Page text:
Thursday 10 Jul

Admirals - Amidst the Blue

Sometimes it helps to not be very good.

Some of the best albums and artists were born out of happy accidents owed to varying degrees of early suckage — the perfect note or chord for a song found by missing the one you are aiming for, failed mimicry of an idol bearing something entirely new and great instead.

07/09/2014 | Comments 0

Kierston White - Don't Write Love Songs

The Tequila Songbirds have become just as beloved as about any group around these parts. And how could they not?

Featuring a revolving cast of the Sooner State’s most badass female performers, it’s a power hour of some of the best songwriting coming out of central Oklahoma. Sure, they might not technically be family, but they are clearly a band of sisters all the same, bonded by the same brand of whiskey running through their veins.

07/01/2014 | Comments 0

Depth & Current - Dysrhythmia

"Overproduced" is a term thrown around all too indiscreetly nowadays, usually applied when the thing that sticks out about a song or album is how it sounds rather than how it is constructed. Yet some of the most compelling albums ever crafted embodied a certain aesthetic that was just as skillfully and meticulously put together as any Bob Dylan or Miles Davis record — which is to say production is as crucial to our enjoyment of music as much as anything else; it's also the most overlooked.
06/24/2014 | Comments 0

Weak Knees - “IceBevo”

Indie rock has been in a good place as of late. Not caring about being cool is the new cool, and a couple of dudes on guitar, bass and drums can make catchy, earworm songs without being armed to the gills with computer software and vintage synthesizers.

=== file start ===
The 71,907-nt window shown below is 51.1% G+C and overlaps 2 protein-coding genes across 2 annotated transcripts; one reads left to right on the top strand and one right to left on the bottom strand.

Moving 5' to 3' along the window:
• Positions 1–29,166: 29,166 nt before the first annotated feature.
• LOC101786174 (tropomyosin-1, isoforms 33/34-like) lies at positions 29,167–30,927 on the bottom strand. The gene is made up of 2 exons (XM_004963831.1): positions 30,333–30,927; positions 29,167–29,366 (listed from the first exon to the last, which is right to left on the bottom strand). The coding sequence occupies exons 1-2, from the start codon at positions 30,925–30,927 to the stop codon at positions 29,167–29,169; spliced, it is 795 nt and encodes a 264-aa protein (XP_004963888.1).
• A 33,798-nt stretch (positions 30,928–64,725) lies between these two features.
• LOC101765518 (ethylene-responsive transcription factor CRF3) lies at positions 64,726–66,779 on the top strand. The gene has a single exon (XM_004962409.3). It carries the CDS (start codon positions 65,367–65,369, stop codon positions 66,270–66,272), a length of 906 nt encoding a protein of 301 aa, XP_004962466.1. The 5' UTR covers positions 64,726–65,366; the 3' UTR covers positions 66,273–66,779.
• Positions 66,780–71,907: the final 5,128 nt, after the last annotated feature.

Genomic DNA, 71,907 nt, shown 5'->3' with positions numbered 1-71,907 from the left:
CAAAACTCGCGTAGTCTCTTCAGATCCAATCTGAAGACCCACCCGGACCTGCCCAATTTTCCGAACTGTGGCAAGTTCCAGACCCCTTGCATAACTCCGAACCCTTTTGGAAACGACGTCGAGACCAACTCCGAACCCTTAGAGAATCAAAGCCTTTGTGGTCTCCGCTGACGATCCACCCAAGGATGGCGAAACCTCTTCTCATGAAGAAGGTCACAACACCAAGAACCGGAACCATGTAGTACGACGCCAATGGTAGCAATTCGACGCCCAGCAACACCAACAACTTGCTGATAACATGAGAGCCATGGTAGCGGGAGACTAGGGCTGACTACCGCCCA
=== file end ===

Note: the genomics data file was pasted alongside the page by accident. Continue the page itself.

06/17/2014 | Comments 0

Kyle Reid & the Low Swinging Chariots - “When I Was Young”

Every artist should be the star of their own creative life, which makes Kyle Reid’s steps out of the shadows of the many ensembles and supporting roles he has played in Oklahoma bands over the years to front and center on stage feel like a just journey.
06/17/2014 | Comments 0
Home · Articles · Music · Music · Indie legend Dinosaur Jr. returns...

Indie legend Dinosaur Jr. returns from extinction

Phil Bacharach December 6th, 2007

J Mascis, the lead singer/guitarist of the seminal post-punk band Dinosaur Jr. — set to play The Conservatory on Sunday — is renowned for his guitar virtuosity, distinctively laconic vocals and songs of wounded alienation. His reputation as an interview subject, however, is another story.


Mascis' responses tend to be of the clipped, yes-or-no variety. He mumbles a lot, and the pauses between words could fill canyons. If he didn't happen to be one of the most gifted and unique artists in rock music, it would be damned annoying.

"I don't like (interviews) especially," he said. Pause. "Phone interviews are harder." Long pause. "It just depends."

The slacker voice doesn't match the music. As the driving force behind Dinosaur Jr., Joseph Donald Mascis has produced some of the fiercest, loudest and most passionate rock 'n' roll since Chuck Berry picked up a Gibson.

The band's signature sound, a blend of distortion-heavy guitars and disaffected lyrics, presaged much of the Nineties' alt-rock scene. And in a post-punk milieu that scoffed at such things, Mascis helped make guitar solos cool again.

The trio's combustible mix of personalities, however, fueled constant drama. In the end, the three members barely spoke to one another. But time heals all wounds.

"It's like a family," Mascis said. "You don't pick your family, and you might not get along with them sometimes."

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